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Our readers are concerned about historic districts, ending the homeowner interest deduction, the future of the Elliott State Forest, and Mayor Ted Wheeler's hands-off approach to R2DToo.

It isn't every day that the Tribune gets something upside-down, but here is an exception — quite an exception, in fact ("City must balance history and change," March 28 editorial).

The historic district proposal is an effort to reduce demolitions in Eastmoreland. The homes being demolished tend to be the least expensive homes and the replacement homes are significantly more expensive — 60 percent to 70 percent more expensive.

For example, the lovely historic home at 3030 S.E. Rex St. was purchased through a nominee from an elderly couple for $645,000. As usual with this nominee, the purported buyer promised to not demolish the home. The home was immediately flipped to Randy Sebastian, who demolished it and sold the homes built on the lot for $1,075,000 and $1,175,000. This has been the pattern in recent years where more affordable homes are replaced with more expensive homes. Along the way, the homes generally require the elimination of trees and lawns.

The gentrification of the Albina neighborhood involved the wholesale elimination of affordable homes, a significant increase in homelessness for people of color, and a reduction of black inhabitants in Portland.

We aren't encouraging affordable housing by empowering developers with subsidies and privileges that encourage them to remove existing less-expensive housing, in favor of higher-end construction.

Nor is protecting more affordable homes exclusionary — just the opposite.

I'll be pleased to share the data with you.

Robert McCullough

Treasurer, Eastmoreland Neighborhood Association

Southeast Portland

Deduction bill would help home buyers

James Maass' March 21 letter about the Legislature's thoughtful bill on the mortgage interest deduction is misinformed. HB 2006 would not end this deduction.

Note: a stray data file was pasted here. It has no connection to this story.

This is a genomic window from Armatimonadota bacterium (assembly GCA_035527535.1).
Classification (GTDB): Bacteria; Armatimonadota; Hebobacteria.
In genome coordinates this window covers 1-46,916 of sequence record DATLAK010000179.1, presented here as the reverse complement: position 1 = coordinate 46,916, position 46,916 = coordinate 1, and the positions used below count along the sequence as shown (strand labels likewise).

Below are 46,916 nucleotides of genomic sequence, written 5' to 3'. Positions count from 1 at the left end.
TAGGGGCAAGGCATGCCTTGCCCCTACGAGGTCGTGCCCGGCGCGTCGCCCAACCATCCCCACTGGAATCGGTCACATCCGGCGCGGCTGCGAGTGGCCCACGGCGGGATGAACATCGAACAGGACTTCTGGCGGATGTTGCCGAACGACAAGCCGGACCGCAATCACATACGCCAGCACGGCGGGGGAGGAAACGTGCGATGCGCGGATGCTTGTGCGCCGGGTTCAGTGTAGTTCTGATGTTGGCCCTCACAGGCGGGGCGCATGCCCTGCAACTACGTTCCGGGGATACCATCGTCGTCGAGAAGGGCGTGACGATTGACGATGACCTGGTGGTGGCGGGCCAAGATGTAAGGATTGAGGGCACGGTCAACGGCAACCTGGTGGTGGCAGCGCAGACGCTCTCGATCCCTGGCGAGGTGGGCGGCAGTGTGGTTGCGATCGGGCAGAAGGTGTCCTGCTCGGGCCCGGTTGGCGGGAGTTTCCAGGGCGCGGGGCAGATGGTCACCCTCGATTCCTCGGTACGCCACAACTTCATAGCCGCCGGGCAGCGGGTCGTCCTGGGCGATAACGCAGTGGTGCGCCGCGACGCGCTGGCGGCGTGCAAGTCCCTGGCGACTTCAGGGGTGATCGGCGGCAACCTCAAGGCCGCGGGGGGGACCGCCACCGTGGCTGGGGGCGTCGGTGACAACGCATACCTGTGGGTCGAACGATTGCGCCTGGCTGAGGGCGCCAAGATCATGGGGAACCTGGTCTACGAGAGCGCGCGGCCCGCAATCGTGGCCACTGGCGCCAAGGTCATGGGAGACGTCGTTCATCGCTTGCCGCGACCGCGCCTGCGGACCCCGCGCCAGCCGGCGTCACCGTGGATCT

Instead it would reduce some benefits for our best-off Oregonians and instead increase state benefits for those facing emergency housing needs, or struggling to buy their first homes.

Oregon's benefits for homeowners would remain the same for anyone with income of less than $100,000 ($200,000 for a couple filing jointly).

HB 2006 would mean our state taxes would no longer subsidize second homes or mortgage interest of more than $15,000 a year (loans of more than $400,000). I urge Mr. Maass to give the bill a careful reading. I believe he'll agree, this bill will help reduce income inequality. The state will be helping folks buy their first home, rather than helping folks buy bigger homes or second homes.

Jody Wiser

Bethany,

Northwest Portland

Elliott State Forest not a 'dead asset'

Regarding "My View: It's finally time to sell the Elliott State Forest" (March 16 Tribune): John A. Charles Jr. writes, "State land board members have never wanted to sell" and concludes that while the deal is not good, "it's better than hanging on to a dead asset." There are many things wrong with the proposed sale; perhaps the most egregious is thinking of the forest as a "dead asset," when by definition this forest is a living asset of a state which has been widely clear-cut. In the present day, we should not rely on timber to be "the most effective way to maximize Common School Fund revenues."

Michael Conley

Concordia,

Northeast Portland

Mayor's view of R2DToo disappoints

This winter I visited Right 2 Dream Too for the first time, and was so impressed that I immediately volunteered. R2DToo provides a wide variety of important services to houseless people: They give food, clothing, hygienic supplies and — most importantly — a place to sleep. R2DToo requires good behavior and a high level of personal accountability from those they serve, and from the staff.

R2DToo serves the city of Portland. Without their help, the houseless problem downtown would be even more difficult. The attempt to eradicate the "tent city" is short-sighted and mean-spirited. The city's houseless problem is complicated, and needs a multipronged approach — and R2DToo is a proven entity. R2DToo might not be the only answer, but it is definitely part of the answer.

Mayor Wheeler has had time and money to help R2DToo survive, but hasn't even bothered to meet with them. I voted for Wheeler once —but I won't do so again, and unless he does an about-face, I'll make sure everyone I know understands that they shouldn't vote for him again, either.

Tehilla Vanfossen

Parkrose,

Northeast Portland

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